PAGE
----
I warned you; I warned you I was the Senses Taker, " sneered the Senses Taker. "I help people find what they're not looking for, hear what they're not listening for, run after what they're not chasing, and smell what isn't even there. And, furthermore, " he cackled, hopping around gleefully on his stubby legs, "I'll steal your sense of purpose, take your sense of duty, destroy your sense of proportion - and, but for one thing, you'd be helpless yet." "What's that?" asked Milo fearfully. "As long as you have the sound of laughter, " he groaned unhappily, "I cannot take your sense of humor - and, with it, you've nothing to fear from me.
Every thought which enters the mind, every word we utter, every deed we perform, makes its impression upon the inmost fiber of our being and the result of these impressions is our character. The study of books, of music, or of the fine arts is not essential to a lofty character. It rests with the worker whether a rude piece of marble shall be squared into a horse-block or carved into an Apollo, a Psyche, or a Venus di Milo. It is yours, if you choose, to develop a spiritual form more beautiful than any of these, instinct with immortal life, refulgent with all the glory of character.
Orison Swett Marden
What a shame, " signed the Dodecahedron. "They're so very useful. Why, did you know that if a beaver two feet long with a tail a foot and a half long can build a dam twelve feet high and six feet wide in two days, all you would need to build Boulder Dam is a beaver sixty-eight feet long with a fifty-one-foot tail?" "Where would you find a beaver that big?" grumbled the Humbug as his pencil point snapped. "I'm sure I don't know, " he replied, "but if you did, you'd certainly know what to do with him." "That's absurd, " objected Milo, whose head was spinning from all the numbers and questions. "That may be true, " he acknowledged, "but it's completely accurate, and as long as the answer is right, who cares if the question is wrong? If you want sense, you'll have to make it yourself.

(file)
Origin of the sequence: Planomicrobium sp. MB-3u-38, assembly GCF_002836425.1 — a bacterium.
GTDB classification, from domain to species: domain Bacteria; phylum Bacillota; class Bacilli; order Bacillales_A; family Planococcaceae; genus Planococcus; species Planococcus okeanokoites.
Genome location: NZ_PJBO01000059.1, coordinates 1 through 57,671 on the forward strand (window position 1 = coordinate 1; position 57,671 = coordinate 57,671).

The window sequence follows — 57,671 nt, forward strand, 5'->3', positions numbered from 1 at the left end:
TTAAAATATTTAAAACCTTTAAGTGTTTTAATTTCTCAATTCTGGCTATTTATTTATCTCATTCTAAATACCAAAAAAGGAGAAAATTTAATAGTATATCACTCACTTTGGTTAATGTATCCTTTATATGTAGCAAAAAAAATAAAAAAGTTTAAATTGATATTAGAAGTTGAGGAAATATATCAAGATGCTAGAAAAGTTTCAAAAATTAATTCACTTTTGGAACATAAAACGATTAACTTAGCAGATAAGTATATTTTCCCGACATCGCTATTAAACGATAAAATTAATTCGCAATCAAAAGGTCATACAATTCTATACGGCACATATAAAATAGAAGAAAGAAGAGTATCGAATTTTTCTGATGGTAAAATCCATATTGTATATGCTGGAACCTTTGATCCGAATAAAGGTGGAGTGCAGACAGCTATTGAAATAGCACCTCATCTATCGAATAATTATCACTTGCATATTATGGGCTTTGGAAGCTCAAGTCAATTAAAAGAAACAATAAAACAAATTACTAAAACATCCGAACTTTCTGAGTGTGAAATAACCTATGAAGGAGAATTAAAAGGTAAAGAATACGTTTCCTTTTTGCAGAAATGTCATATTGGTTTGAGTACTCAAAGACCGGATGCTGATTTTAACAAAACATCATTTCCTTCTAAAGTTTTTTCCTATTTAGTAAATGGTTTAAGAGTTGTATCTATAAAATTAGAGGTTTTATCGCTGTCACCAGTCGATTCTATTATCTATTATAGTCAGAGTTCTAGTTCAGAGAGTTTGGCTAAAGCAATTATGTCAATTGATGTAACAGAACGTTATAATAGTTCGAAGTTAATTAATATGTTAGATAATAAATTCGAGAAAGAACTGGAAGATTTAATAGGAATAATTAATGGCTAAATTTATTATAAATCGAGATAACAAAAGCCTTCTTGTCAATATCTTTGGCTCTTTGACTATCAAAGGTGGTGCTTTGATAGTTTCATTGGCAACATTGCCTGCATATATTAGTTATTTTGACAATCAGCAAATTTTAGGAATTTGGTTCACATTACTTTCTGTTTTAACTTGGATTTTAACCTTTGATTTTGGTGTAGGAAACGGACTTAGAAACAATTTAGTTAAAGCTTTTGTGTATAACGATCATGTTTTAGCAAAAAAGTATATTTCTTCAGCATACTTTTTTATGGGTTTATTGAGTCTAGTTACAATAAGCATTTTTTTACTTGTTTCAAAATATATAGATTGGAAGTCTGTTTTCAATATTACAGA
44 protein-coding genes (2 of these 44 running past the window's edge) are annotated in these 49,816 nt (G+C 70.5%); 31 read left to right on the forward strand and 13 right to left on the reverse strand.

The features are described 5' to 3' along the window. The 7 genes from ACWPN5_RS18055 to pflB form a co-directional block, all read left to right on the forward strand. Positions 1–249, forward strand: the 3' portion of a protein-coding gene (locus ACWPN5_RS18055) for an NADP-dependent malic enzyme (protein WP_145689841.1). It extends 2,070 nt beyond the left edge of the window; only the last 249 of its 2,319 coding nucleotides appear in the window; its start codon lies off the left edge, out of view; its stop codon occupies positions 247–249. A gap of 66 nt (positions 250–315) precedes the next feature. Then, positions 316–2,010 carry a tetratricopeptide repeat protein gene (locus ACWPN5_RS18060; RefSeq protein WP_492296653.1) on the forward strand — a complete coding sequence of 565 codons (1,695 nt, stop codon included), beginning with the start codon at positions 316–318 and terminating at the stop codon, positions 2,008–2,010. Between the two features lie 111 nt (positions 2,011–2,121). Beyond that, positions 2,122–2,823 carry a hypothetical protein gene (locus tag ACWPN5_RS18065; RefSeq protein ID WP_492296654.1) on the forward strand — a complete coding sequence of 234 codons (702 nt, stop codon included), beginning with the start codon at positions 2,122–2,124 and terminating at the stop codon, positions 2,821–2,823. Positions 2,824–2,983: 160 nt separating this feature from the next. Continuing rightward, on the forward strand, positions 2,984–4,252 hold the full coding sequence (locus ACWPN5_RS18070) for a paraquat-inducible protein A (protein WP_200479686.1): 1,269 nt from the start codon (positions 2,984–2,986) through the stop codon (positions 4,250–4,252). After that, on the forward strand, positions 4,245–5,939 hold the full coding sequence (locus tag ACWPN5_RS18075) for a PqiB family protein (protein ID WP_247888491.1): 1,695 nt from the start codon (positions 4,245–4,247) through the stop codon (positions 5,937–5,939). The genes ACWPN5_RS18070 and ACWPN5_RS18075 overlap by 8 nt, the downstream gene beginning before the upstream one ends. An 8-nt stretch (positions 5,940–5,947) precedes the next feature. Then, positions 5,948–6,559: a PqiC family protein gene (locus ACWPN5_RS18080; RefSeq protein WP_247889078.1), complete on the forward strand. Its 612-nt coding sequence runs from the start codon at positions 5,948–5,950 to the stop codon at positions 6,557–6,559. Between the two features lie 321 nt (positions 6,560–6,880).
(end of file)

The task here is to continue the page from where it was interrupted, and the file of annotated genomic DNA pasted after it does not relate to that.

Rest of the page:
Beauty! Wasn't that what mattered? Beauty was hardly a popular ideal at that jumpy moment in history. The masses had been desensitized to it, the intelligentsia regarded it with suspicion. To most of her peers, 'beauty' smacked of the rarefied, the indulgent, the superfluous, the effete. How could persons of good conscience pursue the beautiful when there was so much suffering and injustice in the world? Ellen Cherry's answer was that if one didn't cultivate beauty, soon he or she wouldn't be able to recognize ugliness. The prevalence of social ugliness made commitment to physical beauty all the more essential. And the very presence in life of double-wide mobile homes, Magic Marker graffiti, and orange shag carpeting had the effect of making ills such as poverty, crime, repression, pollution, and child abuse seem tolerable. In a sense, beauty was the ultimate protest, and, in that it generally lasted longer than an orgasm, the ultimate refuge. The Venus de Milo screamed 'No!' at evil, whereas the Spandex stretch pant, the macrame plant holder were compliant with it. Ugly bedrooms bred ugly habits. Of course, it wasn't required of beauty that it perform a social function. That was what was valuable about it.